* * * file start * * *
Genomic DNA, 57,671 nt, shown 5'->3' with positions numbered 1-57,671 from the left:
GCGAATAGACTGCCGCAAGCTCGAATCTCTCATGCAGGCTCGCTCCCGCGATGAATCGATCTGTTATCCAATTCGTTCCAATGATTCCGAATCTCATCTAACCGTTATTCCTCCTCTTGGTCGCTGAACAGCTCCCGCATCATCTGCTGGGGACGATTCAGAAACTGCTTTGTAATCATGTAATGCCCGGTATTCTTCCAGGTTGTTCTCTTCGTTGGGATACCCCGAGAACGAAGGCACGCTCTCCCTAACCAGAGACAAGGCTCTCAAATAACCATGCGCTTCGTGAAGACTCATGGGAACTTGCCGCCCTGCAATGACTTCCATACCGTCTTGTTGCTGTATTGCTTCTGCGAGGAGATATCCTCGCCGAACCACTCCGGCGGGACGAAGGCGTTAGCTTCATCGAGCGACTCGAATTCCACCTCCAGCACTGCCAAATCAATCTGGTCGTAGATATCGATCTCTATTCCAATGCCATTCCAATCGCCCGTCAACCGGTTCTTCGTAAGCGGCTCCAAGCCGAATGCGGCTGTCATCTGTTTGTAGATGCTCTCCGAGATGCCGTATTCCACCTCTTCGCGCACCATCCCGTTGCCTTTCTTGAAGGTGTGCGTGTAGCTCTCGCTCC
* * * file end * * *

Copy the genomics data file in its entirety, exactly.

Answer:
Genomic DNA, 57,671 nt, shown 5'->3' with positions numbered 1-57,671 from the left:
GCGAATAGACTGCCGCAAGCTCGAATCTCTCATGCAGGCTCGCTCCCGCGATGAATCGATCTGTTATCCAATTCGTTCCAATGATTCCGAATCTCATCTAACCGTTATTCCTCCTCTTGGTCGCTGAACAGCTCCCGCATCATCTGCTGGGGACGATTCAGAAACTGCTTTGTAATCATGTAATGCCCGGTATTCTTCCAGGTTGTTCTCTTCGTTGGGATACCCCGAGAACGAAGGCACGCTCTCCCTAACCAGAGACAAGGCTCTCAAATAACCATGCGCTTCGTGAAGACTCATGGGAACTTGCCGCCCTGCAATGACTTCCATACCGTCTTGTTGCTGTATTGCTTCTGCGAGGAGATATCCTCGCCGAACCACTCCGGCGGGACGAAGGCGTTAGCTTCATCGAGCGACTCGAATTCCACCTCCAGCACTGCCAAATCAATCTGGTCGTAGATATCGATCTCTATTCCAATGCCATTCCAATCGCCCGTCAACCGGTTCTTCGTAAGCGGCTCCAAGCCGAATGCGGCTGTCATCTGTTTGTAGATGCTCTCCGAGATGCCGTATTCCACCTCTTCGCGCACCATCCCGTTGCCTTTCTTGAAGGTGTGCGTGTAGCTCTCGCTCC